Letting agents blamed for rise in ‘bidding wars’ as ban proposed

Campaigner Tom Darling has blamed letting agents for prompting competitive bidding for properties, which he says is a 'disgraceful practice'.

tom carling bidding wars

A leading private rented sector campaigner has called on Labour to make it illegal for letting agents to take or encourage competitive bidding for rental properties.

Tom Darling, who is campaign manager for the Renter’s Reform Coalition, has said on Twitter/X that while he supports Labour’s proposal to stop landlords encouraging tenants to bid competitively for homes, he believes the main ‘culprits’ are letting agents.

Writing on the social media platform, Darling says: “I think this specific issue on bidding wars is mainly the fault of agents and in order to work [Labour’s proposal] will need to cover them. “Having experienced myself in London the way they pit desperate renters against one another is truly disgraceful”,

What campaigners, and Labour, have not revealed is how such a major intervention in a free market would look like and how it would be policed.

Despite both Labour and Conservative housing minister in the past having promised to stamp out comparable practices in the sales market such as gazumping and gazundering, no legislation was forthcoming when they realised policing price negotiations on a macro level would be impossible or too expensive.


Several Twitter/X users have disagreed including social housing expert Harry McKeown, who said greater training and regulation of letting agents would help prevent bidding wars.

“Create an independent public body, with oversight of enforcement, redress and deposit protection schemes,” he said. “Include minimum training and education standards (as has been proposed in the social housing sector) – funded by regulated firms.”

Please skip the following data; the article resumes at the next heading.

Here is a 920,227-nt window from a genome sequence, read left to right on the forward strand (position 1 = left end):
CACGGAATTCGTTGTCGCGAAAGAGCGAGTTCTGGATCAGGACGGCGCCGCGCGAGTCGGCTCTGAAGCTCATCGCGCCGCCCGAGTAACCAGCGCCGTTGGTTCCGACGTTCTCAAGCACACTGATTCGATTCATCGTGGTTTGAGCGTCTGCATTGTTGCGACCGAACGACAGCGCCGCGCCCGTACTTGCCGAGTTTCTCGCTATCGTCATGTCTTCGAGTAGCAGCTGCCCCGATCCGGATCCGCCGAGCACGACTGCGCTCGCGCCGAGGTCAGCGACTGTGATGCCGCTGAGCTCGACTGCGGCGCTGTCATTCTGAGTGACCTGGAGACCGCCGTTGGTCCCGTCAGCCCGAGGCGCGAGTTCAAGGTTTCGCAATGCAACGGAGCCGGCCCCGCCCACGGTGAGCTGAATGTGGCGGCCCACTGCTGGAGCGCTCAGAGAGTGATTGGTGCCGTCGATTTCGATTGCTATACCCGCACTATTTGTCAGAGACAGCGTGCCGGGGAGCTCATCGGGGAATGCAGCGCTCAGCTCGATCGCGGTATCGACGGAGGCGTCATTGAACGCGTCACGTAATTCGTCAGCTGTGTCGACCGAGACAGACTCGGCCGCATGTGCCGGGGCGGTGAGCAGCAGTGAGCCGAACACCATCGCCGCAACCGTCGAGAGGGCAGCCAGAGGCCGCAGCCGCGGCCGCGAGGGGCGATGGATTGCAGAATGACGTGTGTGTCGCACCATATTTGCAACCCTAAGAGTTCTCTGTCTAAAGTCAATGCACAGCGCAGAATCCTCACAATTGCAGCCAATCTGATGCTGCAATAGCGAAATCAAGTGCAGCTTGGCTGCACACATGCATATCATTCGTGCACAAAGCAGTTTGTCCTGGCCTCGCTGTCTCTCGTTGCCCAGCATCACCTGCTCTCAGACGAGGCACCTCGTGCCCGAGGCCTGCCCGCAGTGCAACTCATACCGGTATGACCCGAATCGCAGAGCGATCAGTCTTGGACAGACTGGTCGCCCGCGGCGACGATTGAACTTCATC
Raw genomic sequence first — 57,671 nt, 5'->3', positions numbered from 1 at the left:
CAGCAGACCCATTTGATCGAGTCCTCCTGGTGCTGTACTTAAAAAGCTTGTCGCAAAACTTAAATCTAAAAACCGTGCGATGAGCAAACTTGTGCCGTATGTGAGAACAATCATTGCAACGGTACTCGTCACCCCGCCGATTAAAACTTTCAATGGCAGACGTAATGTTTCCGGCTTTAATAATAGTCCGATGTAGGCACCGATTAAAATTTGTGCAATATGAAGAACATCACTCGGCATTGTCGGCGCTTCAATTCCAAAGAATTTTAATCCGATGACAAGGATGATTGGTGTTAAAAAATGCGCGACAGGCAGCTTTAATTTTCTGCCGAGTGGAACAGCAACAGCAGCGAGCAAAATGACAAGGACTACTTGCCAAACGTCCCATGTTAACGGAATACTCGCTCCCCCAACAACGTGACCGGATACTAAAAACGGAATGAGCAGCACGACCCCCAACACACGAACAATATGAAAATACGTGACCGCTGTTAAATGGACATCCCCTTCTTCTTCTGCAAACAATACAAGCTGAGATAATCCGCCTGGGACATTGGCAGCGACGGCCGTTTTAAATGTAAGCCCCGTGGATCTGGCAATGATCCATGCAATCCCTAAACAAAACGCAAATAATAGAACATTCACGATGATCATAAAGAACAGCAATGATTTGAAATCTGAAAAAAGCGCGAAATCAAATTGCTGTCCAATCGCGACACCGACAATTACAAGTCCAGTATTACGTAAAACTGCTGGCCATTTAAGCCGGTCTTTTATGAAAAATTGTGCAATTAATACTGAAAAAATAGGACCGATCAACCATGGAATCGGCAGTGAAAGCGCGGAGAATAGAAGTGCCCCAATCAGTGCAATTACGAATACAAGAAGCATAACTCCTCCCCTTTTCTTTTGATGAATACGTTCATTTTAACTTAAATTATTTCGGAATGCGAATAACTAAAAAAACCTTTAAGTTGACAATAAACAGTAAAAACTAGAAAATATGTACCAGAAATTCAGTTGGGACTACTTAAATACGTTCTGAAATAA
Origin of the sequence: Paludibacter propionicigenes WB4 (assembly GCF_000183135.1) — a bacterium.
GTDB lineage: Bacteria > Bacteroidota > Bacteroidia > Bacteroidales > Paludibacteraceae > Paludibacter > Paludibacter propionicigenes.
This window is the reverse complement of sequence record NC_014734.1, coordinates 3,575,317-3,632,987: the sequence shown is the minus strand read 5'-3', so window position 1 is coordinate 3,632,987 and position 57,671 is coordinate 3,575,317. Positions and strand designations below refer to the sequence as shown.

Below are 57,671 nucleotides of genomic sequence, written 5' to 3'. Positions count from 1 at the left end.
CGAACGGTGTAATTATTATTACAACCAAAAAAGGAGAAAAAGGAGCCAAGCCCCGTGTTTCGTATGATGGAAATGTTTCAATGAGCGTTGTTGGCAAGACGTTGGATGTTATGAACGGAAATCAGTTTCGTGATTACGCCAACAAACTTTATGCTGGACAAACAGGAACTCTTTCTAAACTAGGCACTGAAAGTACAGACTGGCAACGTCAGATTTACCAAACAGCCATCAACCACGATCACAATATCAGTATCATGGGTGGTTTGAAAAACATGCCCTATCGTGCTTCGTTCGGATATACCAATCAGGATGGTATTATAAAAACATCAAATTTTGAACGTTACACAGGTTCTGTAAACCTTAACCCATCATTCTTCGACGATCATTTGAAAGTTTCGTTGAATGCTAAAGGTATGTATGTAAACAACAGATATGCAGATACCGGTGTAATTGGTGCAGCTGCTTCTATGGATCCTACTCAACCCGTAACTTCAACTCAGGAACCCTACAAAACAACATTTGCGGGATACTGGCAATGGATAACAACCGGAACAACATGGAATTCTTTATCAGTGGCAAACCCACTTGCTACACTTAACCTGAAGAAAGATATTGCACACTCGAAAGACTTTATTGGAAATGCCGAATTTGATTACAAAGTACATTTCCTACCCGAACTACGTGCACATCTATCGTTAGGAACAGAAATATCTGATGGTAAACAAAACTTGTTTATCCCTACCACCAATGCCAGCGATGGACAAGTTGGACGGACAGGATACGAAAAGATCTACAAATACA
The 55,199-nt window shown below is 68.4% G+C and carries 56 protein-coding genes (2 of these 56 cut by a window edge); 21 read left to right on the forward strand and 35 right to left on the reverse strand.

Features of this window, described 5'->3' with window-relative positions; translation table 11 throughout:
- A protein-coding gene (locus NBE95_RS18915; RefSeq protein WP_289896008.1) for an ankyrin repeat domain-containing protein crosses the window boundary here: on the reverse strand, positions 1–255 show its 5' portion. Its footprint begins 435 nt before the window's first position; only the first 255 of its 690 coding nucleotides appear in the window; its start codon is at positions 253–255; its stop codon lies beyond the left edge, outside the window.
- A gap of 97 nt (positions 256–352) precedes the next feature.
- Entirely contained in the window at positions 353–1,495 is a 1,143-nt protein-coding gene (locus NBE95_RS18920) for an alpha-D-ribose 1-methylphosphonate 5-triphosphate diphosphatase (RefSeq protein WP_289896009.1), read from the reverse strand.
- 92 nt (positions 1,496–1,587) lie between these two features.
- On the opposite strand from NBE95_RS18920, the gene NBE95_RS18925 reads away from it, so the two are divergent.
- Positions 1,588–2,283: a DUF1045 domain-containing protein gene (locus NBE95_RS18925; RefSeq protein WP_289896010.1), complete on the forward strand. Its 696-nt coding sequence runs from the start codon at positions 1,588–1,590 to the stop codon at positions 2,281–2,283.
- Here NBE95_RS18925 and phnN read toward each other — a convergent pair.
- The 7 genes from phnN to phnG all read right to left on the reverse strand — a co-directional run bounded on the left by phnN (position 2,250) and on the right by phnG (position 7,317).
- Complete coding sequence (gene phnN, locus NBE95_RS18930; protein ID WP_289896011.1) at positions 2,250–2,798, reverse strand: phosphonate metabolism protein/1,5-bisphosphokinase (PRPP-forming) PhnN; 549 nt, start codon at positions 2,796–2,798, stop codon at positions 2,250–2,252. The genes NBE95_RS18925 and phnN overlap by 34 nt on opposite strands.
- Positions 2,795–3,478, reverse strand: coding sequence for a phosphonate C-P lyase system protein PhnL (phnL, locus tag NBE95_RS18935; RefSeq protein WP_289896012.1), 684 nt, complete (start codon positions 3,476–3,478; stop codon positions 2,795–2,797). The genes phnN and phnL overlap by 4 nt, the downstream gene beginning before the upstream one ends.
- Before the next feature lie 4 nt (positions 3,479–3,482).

Labour, which is likely to be running the Department of Levelling Up, Housing and Communities after July, has so far only mentioned vague proposals to stop bidding wars.

The most recent research into the practice by the New Economics Foundation among some 1,000 renters revealed 40% of households renting privately who had moved within the last year were paying an average £1,200 a year above the advertised rate for their property.


  1. Mr Darling London is not the centre of the Lettings Universe so feel free to come and join us in East Lancashire and see for yourself how professional LA deal with this so called problem !
    Mr McKeown I’m sorry it’s not the lack of training in LA that’s the problem it’s simply supply and demand ! I wouldn’t disagree that on going training should be encouraged but surely hat’s the same in all companies

  2. So, we’ll end up with Dutch auctions (descending price auctions) commencing with much higher prices and reducing until someone bids. Or a rental sector with no new landlords. Or set rental prices that start high and stay high. Build more rental property and rents will come down. Stifle demand, and rents will come down. Campaign all you want but at the end of the day, landlords are not the problem. Having not enough landlords is the problem.

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